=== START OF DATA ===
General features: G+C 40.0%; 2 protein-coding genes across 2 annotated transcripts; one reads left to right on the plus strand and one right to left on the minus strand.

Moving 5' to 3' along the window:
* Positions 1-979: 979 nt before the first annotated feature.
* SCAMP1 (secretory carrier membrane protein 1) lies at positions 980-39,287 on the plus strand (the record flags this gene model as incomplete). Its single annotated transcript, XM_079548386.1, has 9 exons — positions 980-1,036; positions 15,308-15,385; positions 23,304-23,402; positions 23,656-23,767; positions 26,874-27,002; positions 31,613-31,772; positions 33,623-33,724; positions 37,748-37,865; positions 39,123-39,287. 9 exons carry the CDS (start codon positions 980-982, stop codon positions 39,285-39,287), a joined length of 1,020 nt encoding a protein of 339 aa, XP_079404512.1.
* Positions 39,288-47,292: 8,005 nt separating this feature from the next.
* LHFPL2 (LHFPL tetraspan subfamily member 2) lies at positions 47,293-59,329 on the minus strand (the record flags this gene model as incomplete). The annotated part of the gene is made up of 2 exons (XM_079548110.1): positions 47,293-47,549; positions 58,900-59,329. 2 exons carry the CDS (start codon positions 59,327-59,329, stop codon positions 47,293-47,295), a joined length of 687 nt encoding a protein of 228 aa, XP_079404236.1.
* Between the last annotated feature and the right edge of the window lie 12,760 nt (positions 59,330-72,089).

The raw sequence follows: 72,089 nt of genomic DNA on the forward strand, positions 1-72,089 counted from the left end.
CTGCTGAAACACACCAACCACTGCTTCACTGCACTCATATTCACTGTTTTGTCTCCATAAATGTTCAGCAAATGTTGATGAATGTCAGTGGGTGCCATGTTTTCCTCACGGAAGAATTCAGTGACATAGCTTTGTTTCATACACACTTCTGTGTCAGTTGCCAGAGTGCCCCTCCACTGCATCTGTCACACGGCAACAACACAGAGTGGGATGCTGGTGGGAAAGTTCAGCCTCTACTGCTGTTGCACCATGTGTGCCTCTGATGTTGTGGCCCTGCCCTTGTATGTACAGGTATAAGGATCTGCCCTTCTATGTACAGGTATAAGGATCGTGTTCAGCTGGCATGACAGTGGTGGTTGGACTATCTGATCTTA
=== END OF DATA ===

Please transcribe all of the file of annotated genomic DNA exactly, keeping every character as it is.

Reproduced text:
General features: G+C 40.0%; 2 protein-coding genes across 2 annotated transcripts; one reads left to right on the plus strand and one right to left on the minus strand.

Moving 5' to 3' along the window:
* Positions 1-979: 979 nt before the first annotated feature.
* SCAMP1 (secretory carrier membrane protein 1) lies at positions 980-39,287 on the plus strand (the record flags this gene model as incomplete). Its single annotated transcript, XM_079548386.1, has 9 exons — positions 980-1,036; positions 15,308-15,385; positions 23,304-23,402; positions 23,656-23,767; positions 26,874-27,002; positions 31,613-31,772; positions 33,623-33,724; positions 37,748-37,865; positions 39,123-39,287. 9 exons carry the CDS (start codon positions 980-982, stop codon positions 39,285-39,287), a joined length of 1,020 nt encoding a protein of 339 aa, XP_079404512.1.
* Positions 39,288-47,292: 8,005 nt separating this feature from the next.
* LHFPL2 (LHFPL tetraspan subfamily member 2) lies at positions 47,293-59,329 on the minus strand (the record flags this gene model as incomplete). The annotated part of the gene is made up of 2 exons (XM_079548110.1): positions 47,293-47,549; positions 58,900-59,329. 2 exons carry the CDS (start codon positions 59,327-59,329, stop codon positions 47,293-47,295), a joined length of 687 nt encoding a protein of 228 aa, XP_079404236.1.
* Between the last annotated feature and the right edge of the window lie 12,760 nt (positions 59,330-72,089).

The raw sequence follows: 72,089 nt of genomic DNA on the forward strand, positions 1-72,089 counted from the left end.
CTGCTGAAACACACCAACCACTGCTTCACTGCACTCATATTCACTGTTTTGTCTCCATAAATGTTCAGCAAATGTTGATGAATGTCAGTGGGTGCCATGTTTTCCTCACGGAAGAATTCAGTGACATAGCTTTGTTTCATACACACTTCTGTGTCAGTTGCCAGAGTGCCCCTCCACTGCATCTGTCACACGGCAACAACACAGAGTGGGATGCTGGTGGGAAAGTTCAGCCTCTACTGCTGTTGCACCATGTGTGCCTCTGATGTTGTGGCCCTGCCCTTGTATGTACAGGTATAAGGATCTGCCCTTCTATGTACAGGTATAAGGATCGTGTTCAGCTGGCATGACAGTGGTGGTTGGACTATCTGATCTTA